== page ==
Medical Students Develop Innovative Program To Address Healthcare Disparities Within Their Community

MacHealth DNA Program

Two graduating McMaster University students have forever changed the relationship between inter-city patients and their doctors in the community.


The Hamilton Spectator’s “Code Red” series chronicles the serious problem of healthcare disparities within the Canadian Hamilton community, and students Avi Sarker and Kevin Singh decided it was finally time to do something about it. The pair recognized that issues such as lower life expectancy, increased hospital readmissions, and low birth rate plagued residents of lower socioeconomic status, but also realizes that as medical students there were various resources at their disposal.

Their solution was MacHealth DNA, a partnership between the Hamilton Urban Core Community Health Centre and the university’s school of medicine that has already started to address the health care needs of the urban community.

It’s one thing to read about it; it’s another thing to actually be there. It really is humbling,” says Sarker. “Many people don’t have guarantees of meals or shelter. They’ve been ostracized from the community. The Urban Core has been an opportunity for them to start fresh, and it’s really been a positive environment for us to learn.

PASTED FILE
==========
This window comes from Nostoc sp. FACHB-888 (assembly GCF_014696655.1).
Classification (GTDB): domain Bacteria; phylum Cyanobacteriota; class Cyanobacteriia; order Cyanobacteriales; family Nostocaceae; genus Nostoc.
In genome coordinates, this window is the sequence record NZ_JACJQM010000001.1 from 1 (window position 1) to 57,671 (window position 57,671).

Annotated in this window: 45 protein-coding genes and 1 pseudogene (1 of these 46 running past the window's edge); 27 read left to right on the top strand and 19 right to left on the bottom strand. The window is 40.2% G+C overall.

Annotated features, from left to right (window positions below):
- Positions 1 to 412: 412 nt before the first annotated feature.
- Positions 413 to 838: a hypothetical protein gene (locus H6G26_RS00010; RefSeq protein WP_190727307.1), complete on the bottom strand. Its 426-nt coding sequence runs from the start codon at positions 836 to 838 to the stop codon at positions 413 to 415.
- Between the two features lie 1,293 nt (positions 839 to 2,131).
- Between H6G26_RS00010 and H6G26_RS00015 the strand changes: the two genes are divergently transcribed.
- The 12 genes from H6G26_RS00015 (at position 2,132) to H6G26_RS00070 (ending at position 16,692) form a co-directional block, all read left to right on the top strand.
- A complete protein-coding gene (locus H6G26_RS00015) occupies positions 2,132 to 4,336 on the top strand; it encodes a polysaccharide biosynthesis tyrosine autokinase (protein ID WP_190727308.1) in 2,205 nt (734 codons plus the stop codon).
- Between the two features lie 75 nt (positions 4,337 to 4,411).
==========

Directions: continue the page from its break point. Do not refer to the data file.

The program follows a clinical approach, wherein patients meet with medical students to discuss their healthcare concerns under the supervision of a licensed physician. Additional wellness programs also take place at the clinic, such as smoking cessation, pregnancy care, nutrition, and diabetes management. The frequency of these program is every Tuesday and Thursday with one weekend a month, which allows medical students to follow up with their patients and provide effective long-term care.

With a doctor, patients can sometimes be intimidated. But with the students, people are opening up. You really learn about the impact you can have as an individual. When people hear that you’re a McMaster medical student, there’s a lot of trust put in that — in what we’re trained to do, how to talk to people, how to develop a rapport.  At the end of the day that’s what McMaster students do better than anyone else

Though the program started out as a pilot, MacHealth DNA is now a permanent fixture of the university with new students eagerly applying to volunteer with the program. With Singh and Sarker both moving on to their residency, they have aspirations to continue focusing on inner city health, and also hope to see the program expand to McMaster’s graduate school.

Sierra Kennedy
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